Scientists Created The First Bioprinted Human Cornea

The cornea is a clear front of the eye that coats the pupil, anterior and iris. Along with the lens, the cornea reflects the light. Through the pupil, it controls the quantity of light that goes into the eye.

If your cornea functions poorly or suffered damage, it will have an effect on your eyesight. When it comes to this, doctors perform corneal transplantation.

A corneal transplant is an operation that involves fractional or full replacement of an unhealthy cornea with a fit corneal transplant from a donor. Necessary, doctors perform this procedure when they can’t fix the vision with contact lenses or glasses, and if sore corneal swelling doesn’t go away with medication.

However, because this procedure requires a donor, it’s undersupplied. There are more than ten million people who are on waiting lists for this procedure in the world. Half of them can go completely blind because of serious corneal injures from burns, abrasions, blunt force trauma and numerous diseases.

 The First Artificial Corneal Prostheses

A Newcastle University group of researchers under the leadership of professor Connon start using a 3D printer to create an artificial cornea.  The composition is genuine corneal cells or keratocytes.  Collagen and sodium alginate were mainly used as a printing bio-ink material. In addition, they added cells derived from human corneal tissue to it.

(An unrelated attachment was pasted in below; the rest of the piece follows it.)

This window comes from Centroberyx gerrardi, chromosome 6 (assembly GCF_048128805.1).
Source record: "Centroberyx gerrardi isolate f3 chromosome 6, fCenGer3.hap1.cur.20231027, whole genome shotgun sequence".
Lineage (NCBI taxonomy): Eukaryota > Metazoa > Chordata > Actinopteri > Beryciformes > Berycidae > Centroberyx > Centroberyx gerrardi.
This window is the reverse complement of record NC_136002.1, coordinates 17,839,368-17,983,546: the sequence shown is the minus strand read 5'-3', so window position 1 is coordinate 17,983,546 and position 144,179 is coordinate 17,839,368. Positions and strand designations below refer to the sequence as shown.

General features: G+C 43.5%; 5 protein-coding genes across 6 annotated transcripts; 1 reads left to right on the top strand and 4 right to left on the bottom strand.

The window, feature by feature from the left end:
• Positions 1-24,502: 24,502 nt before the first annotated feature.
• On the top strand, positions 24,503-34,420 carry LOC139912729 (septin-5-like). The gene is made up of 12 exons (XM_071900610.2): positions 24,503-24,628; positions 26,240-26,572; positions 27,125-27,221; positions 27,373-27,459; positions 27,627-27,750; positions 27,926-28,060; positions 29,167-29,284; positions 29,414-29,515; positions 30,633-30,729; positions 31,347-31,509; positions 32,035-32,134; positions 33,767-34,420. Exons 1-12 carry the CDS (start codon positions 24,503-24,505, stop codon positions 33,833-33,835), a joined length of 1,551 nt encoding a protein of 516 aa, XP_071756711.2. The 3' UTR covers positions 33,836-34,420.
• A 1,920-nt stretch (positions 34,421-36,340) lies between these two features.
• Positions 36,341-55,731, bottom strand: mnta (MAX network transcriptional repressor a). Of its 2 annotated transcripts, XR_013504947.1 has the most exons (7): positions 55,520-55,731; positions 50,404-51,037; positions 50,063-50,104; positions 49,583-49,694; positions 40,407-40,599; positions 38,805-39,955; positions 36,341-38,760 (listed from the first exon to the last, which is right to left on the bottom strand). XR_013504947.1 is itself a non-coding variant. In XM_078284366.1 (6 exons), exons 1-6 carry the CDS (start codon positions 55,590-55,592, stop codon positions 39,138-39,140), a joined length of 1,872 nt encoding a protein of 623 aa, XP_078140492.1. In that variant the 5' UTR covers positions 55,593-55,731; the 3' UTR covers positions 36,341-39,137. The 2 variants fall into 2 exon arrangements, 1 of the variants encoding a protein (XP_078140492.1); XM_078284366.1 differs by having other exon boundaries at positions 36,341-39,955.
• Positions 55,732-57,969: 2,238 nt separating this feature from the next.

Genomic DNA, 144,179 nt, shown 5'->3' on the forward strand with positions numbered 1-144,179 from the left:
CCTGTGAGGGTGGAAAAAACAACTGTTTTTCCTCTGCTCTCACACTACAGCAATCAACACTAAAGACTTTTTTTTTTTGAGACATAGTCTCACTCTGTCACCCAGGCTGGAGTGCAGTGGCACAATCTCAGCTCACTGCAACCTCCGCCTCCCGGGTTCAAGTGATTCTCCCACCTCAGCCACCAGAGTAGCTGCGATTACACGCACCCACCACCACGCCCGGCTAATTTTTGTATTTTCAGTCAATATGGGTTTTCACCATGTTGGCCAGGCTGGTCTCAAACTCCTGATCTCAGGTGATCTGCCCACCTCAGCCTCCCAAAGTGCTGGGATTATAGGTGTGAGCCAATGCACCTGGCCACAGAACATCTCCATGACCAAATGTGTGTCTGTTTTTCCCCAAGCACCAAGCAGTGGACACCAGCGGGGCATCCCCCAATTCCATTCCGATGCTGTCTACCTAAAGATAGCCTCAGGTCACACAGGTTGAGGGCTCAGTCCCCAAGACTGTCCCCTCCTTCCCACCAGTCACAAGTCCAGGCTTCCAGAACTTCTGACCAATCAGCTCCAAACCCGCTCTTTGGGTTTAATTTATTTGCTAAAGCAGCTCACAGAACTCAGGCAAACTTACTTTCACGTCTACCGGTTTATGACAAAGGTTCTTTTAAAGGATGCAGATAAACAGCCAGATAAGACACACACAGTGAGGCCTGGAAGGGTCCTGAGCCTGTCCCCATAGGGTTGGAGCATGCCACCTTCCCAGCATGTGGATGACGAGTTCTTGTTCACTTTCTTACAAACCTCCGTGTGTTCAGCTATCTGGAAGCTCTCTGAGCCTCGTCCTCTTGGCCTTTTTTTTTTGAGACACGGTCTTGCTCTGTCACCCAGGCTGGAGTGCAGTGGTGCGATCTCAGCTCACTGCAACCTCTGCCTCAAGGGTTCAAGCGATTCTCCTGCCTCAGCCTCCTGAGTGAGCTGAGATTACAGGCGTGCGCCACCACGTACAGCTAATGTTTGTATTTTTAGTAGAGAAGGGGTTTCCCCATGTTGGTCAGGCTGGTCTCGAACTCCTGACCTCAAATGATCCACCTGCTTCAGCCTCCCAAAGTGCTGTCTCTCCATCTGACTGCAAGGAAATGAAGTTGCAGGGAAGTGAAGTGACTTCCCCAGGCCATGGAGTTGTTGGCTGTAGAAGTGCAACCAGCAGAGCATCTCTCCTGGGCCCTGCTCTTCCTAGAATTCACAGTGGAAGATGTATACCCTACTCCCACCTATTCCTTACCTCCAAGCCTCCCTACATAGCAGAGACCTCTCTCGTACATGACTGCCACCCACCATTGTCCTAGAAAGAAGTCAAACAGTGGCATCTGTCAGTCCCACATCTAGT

They created a high-precision model of the human cornea. They also made supporting forms on which they printed the cornea. Scientists tried out many different materials until they were able to choose the right one for 3D printing. They concluded that keratocytes are the best option for reconstruction of the cornea’s extracellular matrix.

Researchers have studied cell capability in their printed artificial corneas. After one day 92 % of the cells lived on the sample. Furthermore, 83 % of these cells remained alive, seven days after printing the sample.

However, this technology is not yet available in clinics. It needs more testing before it’s ready for use.

As professor Connon stated- “Our 3D-printed corneas will now have to undergo further testing and it will be several years before we could be in the position where we are using them for transplants. However, what we have shown is that it is feasible to print corneas using coordinates taken from a patient eye and that this approach has the potential to combat the worldwide shortage.”

But, this procedure gives some hope to those who need it. Maybe in the near future, blindness will become a condition from the past. As science moves forward, the possibilities are endless.


Reference: First 3D Printed Human Corneas
3D bioprinting of a corneal stroma equivalent
Common Cornea Problems

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